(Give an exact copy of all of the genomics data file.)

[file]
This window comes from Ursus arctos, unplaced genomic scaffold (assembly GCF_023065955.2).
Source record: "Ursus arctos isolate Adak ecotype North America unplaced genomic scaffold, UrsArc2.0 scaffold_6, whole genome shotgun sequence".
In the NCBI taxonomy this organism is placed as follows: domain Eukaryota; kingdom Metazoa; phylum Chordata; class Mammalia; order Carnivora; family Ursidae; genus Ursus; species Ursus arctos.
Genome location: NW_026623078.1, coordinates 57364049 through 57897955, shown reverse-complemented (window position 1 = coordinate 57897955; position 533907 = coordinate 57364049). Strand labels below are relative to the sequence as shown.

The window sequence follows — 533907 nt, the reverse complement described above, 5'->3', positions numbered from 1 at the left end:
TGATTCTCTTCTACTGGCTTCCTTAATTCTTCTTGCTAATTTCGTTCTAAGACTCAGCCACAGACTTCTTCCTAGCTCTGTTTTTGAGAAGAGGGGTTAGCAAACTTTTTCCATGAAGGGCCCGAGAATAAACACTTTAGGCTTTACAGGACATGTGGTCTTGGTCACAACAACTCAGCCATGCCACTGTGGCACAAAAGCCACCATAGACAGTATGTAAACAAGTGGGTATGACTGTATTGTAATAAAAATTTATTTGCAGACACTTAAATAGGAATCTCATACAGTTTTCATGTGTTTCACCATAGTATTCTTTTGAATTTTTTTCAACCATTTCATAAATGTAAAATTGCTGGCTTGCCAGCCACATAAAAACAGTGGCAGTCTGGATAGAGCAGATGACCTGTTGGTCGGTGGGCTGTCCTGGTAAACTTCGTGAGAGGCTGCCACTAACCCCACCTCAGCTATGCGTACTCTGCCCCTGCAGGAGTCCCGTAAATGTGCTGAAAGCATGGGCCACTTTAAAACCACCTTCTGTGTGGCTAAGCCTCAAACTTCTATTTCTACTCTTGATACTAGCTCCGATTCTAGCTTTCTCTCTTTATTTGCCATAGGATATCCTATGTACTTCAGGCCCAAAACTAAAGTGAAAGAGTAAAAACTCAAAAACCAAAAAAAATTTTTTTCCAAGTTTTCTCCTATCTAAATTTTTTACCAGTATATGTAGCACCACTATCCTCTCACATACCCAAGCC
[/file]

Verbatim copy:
This window comes from Ursus arctos, unplaced genomic scaffold (assembly GCF_023065955.2).
Source record: "Ursus arctos isolate Adak ecotype North America unplaced genomic scaffold, UrsArc2.0 scaffold_6, whole genome shotgun sequence".
In the NCBI taxonomy this organism is placed as follows: domain Eukaryota; kingdom Metazoa; phylum Chordata; class Mammalia; order Carnivora; family Ursidae; genus Ursus; species Ursus arctos.
Genome location: NW_026623078.1, coordinates 57364049 through 57897955, shown reverse-complemented (window position 1 = coordinate 57897955; position 533907 = coordinate 57364049). Strand labels below are relative to the sequence as shown.

The window sequence follows — 533907 nt, the reverse complement described above, 5'->3', positions numbered from 1 at the left end:
TGATTCTCTTCTACTGGCTTCCTTAATTCTTCTTGCTAATTTCGTTCTAAGACTCAGCCACAGACTTCTTCCTAGCTCTGTTTTTGAGAAGAGGGGTTAGCAAACTTTTTCCATGAAGGGCCCGAGAATAAACACTTTAGGCTTTACAGGACATGTGGTCTTGGTCACAACAACTCAGCCATGCCACTGTGGCACAAAAGCCACCATAGACAGTATGTAAACAAGTGGGTATGACTGTATTGTAATAAAAATTTATTTGCAGACACTTAAATAGGAATCTCATACAGTTTTCATGTGTTTCACCATAGTATTCTTTTGAATTTTTTTCAACCATTTCATAAATGTAAAATTGCTGGCTTGCCAGCCACATAAAAACAGTGGCAGTCTGGATAGAGCAGATGACCTGTTGGTCGGTGGGCTGTCCTGGTAAACTTCGTGAGAGGCTGCCACTAACCCCACCTCAGCTATGCGTACTCTGCCCCTGCAGGAGTCCCGTAAATGTGCTGAAAGCATGGGCCACTTTAAAACCACCTTCTGTGTGGCTAAGCCTCAAACTTCTATTTCTACTCTTGATACTAGCTCCGATTCTAGCTTTCTCTCTTTATTTGCCATAGGATATCCTATGTACTTCAGGCCCAAAACTAAAGTGAAAGAGTAAAAACTCAAAAACCAAAAAAAATTTTTTTCCAAGTTTTCTCCTATCTAAATTTTTTACCAGTATATGTAGCACCACTATCCTCTCACATACCCAAGCC